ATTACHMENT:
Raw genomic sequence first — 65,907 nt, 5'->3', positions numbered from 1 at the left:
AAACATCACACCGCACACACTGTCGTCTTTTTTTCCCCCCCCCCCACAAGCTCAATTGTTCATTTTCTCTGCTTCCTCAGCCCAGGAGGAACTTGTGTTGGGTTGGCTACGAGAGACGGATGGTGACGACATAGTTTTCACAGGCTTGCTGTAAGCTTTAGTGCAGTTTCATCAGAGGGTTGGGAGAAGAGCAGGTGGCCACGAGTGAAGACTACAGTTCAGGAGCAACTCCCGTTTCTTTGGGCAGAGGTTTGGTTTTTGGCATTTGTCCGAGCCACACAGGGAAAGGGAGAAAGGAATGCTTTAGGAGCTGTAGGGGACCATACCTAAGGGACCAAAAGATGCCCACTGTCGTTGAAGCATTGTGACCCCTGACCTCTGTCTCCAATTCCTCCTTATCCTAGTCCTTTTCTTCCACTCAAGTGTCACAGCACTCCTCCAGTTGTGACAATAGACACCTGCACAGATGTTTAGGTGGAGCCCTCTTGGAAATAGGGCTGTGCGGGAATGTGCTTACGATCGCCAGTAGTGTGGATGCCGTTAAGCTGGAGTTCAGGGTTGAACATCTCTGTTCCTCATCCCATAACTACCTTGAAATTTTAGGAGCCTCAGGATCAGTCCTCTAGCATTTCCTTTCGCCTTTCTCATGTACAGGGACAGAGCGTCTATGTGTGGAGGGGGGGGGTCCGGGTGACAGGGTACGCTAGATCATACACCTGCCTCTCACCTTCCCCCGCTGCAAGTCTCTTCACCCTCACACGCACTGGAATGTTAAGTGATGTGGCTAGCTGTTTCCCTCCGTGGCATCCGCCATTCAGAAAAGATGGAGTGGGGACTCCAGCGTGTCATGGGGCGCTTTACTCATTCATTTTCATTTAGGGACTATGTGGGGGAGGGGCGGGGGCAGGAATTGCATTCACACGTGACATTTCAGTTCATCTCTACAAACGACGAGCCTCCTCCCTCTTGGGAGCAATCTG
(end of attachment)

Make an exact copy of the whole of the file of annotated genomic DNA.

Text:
Raw genomic sequence first — 65,907 nt, 5'->3', positions numbered from 1 at the left:
AAACATCACACCGCACACACTGTCGTCTTTTTTTCCCCCCCCCCCACAAGCTCAATTGTTCATTTTCTCTGCTTCCTCAGCCCAGGAGGAACTTGTGTTGGGTTGGCTACGAGAGACGGATGGTGACGACATAGTTTTCACAGGCTTGCTGTAAGCTTTAGTGCAGTTTCATCAGAGGGTTGGGAGAAGAGCAGGTGGCCACGAGTGAAGACTACAGTTCAGGAGCAACTCCCGTTTCTTTGGGCAGAGGTTTGGTTTTTGGCATTTGTCCGAGCCACACAGGGAAAGGGAGAAAGGAATGCTTTAGGAGCTGTAGGGGACCATACCTAAGGGACCAAAAGATGCCCACTGTCGTTGAAGCATTGTGACCCCTGACCTCTGTCTCCAATTCCTCCTTATCCTAGTCCTTTTCTTCCACTCAAGTGTCACAGCACTCCTCCAGTTGTGACAATAGACACCTGCACAGATGTTTAGGTGGAGCCCTCTTGGAAATAGGGCTGTGCGGGAATGTGCTTACGATCGCCAGTAGTGTGGATGCCGTTAAGCTGGAGTTCAGGGTTGAACATCTCTGTTCCTCATCCCATAACTACCTTGAAATTTTAGGAGCCTCAGGATCAGTCCTCTAGCATTTCCTTTCGCCTTTCTCATGTACAGGGACAGAGCGTCTATGTGTGGAGGGGGGGGGTCCGGGTGACAGGGTACGCTAGATCATACACCTGCCTCTCACCTTCCCCCGCTGCAAGTCTCTTCACCCTCACACGCACTGGAATGTTAAGTGATGTGGCTAGCTGTTTCCCTCCGTGGCATCCGCCATTCAGAAAAGATGGAGTGGGGACTCCAGCGTGTCATGGGGCGCTTTACTCATTCATTTTCATTTAGGGACTATGTGGGGGAGGGGCGGGGGCAGGAATTGCATTCACACGTGACATTTCAGTTCATCTCTACAAACGACGAGCCTCCTCCCTCTTGGGAGCAATCTG